--Einstein gave the same test to students every year. When asked why he would do something like that, "Because the answers had changed."

RE: Tourist submersible visiting the Titanic is missing Part 2

Quote (Jedidad)

I imagine that titanium and carbon fiber will compress and decompress at different rates.

E for Titanium: ~50 to around 120 GPa, depending on alloy. I suspect an assumption toward the upper and of that range is safe, it's unlikely their domes were pure titanium. I don't believe we know exactly what alloy they used, but I suspect 6Al-4V or something similar. E for low-ox 6AL4V is around 115 GPa.

E for carbon fiber: very reliant on construction. The generic number is around 200GPa, but it can be as high as 500+ GPa.

There's another variable though - stiffness is a function of bulk material properties and section dimensions. I'd argue that for a structure like this, matching strain at design load between mating parts would be a major part of engineering best practices for a safe design. ESPECIALLY if that design involves a field-made adhesive joint. You'd want the absolute lowest possible amount of shear stress on that adhesive to give it any kind of chance.

I'm too lazy to dig out Roark's and look it up, but it's possible that a hemisphere with the edge supported is a stiffer geometry than an edge supported hollow tube, in which case maybe the composite section was strain matched despite the bulk stiffness of the carbon shell being likely much higher than that of the end domes. Given the level of engineering diligence displayed elsewhere, and the fact that the hull components were not all designed by the same firm, I would doubt that level or coordination between mating parts was in place.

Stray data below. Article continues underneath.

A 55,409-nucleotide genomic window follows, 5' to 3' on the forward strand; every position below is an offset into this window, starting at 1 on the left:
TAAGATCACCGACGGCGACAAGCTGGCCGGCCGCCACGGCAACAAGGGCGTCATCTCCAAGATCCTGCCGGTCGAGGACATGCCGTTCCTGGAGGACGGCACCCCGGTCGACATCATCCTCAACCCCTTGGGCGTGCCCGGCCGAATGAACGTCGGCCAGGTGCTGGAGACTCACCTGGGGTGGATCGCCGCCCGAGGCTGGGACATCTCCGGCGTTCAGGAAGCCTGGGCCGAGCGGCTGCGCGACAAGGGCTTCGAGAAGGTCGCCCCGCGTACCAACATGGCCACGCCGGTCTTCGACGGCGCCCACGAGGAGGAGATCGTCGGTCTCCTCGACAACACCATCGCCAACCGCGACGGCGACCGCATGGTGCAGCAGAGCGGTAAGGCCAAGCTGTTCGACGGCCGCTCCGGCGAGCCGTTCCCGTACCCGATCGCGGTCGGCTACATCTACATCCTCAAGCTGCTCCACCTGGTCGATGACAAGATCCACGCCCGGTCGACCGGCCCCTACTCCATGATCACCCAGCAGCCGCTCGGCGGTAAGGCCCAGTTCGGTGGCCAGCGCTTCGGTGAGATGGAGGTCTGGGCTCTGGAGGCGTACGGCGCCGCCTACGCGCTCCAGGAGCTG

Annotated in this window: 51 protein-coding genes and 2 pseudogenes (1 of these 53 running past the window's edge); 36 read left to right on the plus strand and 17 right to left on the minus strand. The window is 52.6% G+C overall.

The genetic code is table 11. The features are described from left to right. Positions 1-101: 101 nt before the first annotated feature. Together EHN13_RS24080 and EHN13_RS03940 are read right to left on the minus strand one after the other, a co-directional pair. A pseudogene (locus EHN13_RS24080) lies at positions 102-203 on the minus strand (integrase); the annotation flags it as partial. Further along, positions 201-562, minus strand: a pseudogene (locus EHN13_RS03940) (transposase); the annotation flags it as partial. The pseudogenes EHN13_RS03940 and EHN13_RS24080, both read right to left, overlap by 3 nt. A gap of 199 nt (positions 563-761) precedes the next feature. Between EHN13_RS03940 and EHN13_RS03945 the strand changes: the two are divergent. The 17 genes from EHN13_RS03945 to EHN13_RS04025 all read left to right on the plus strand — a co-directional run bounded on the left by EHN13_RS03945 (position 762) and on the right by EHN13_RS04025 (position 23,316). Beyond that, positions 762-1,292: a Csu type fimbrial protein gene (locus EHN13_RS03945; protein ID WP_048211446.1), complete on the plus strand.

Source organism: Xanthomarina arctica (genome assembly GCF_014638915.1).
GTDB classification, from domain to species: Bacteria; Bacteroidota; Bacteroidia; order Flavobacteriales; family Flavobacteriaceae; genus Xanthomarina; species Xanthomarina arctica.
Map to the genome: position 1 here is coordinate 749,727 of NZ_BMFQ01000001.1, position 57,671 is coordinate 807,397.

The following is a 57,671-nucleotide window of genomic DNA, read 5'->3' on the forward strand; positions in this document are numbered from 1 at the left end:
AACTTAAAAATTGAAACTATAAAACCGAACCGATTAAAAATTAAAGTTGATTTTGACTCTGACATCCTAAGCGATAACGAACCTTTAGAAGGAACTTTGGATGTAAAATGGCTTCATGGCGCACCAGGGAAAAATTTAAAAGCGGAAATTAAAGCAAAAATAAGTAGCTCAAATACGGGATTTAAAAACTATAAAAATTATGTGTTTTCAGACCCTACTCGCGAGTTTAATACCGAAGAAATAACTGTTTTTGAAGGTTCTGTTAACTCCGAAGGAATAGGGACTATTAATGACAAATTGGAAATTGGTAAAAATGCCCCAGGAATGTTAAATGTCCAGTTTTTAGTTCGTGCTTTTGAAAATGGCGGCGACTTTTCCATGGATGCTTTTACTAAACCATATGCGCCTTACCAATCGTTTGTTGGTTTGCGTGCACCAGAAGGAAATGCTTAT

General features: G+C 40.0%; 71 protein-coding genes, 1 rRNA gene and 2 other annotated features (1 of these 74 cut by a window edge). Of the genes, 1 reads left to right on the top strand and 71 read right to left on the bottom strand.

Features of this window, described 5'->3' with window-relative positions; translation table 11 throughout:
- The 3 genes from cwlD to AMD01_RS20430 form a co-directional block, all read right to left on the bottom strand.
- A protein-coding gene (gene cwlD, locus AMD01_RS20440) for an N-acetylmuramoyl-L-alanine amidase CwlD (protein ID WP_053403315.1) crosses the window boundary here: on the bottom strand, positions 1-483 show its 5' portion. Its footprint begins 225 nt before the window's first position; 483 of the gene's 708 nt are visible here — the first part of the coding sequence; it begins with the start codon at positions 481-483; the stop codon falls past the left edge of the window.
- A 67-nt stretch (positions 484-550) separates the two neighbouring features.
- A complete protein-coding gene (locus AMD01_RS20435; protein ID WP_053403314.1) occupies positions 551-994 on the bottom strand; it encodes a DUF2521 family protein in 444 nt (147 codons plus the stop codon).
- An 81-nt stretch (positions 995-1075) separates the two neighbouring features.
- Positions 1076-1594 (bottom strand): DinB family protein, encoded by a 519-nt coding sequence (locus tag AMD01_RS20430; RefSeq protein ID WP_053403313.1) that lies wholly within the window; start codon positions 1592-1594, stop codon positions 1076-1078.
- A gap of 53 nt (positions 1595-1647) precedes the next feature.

RE: Tourist submersible visiting the Titanic is missing Part 2

I too think the different response of the Ti end caps and CF hull to huge external pressure may have factored in here. If the end caps had more strain, that would have been transferred to the CF, and increased stress there. Or to the epoxy joint.

No substitute for repeated deep dives with monitoring, then dive to failure.

RE: Tourist submersible visiting the Titanic is missing Part 2

Waross, It's not just 400x compression ratio, but potentially much higher (orders of magnitude more) due to the momentum of the water column accelerating to fill the void, that accelerated water column doesn't just stop at the static pressure equalization, it has to be stopped by an increasingly smaller pocket of air. The bubble/collapse then rebounds several times, decaying in peak pressure/temperature each time. (see first link below) Water hammer is scary stuff. As 1503 said, very high temperatures are instantaneously achieved (not during cavitation per se, but during the collapse and rebound of the cavitation bubble). There is documented release of visible blue light from the point of collapse (sonoluminescence) - see 2nd link.

high speed film of underwater detonations - https://www.youtube.com/watch?v=MPJjMJ48CdY
https://en.wikipedia.org/wiki/Sonoluminescence

RE: Tourist submersible visiting the Titanic is missing Part 2

Love those older videos. No BS, no narrative, just a really dull narrator backed up with fascinating information.

RE: Tourist submersible visiting the Titanic is missing Part 2

Quote (Jedidad)

And what about the effect of salt water on the bonding material in those gaps?

Read my previous posting on adhesive bond failure mechanisms and interfacial hydration. Salt exacerbates hydration. So if their surface preparation is deficient, the operating environment will definitely find the deficiencies.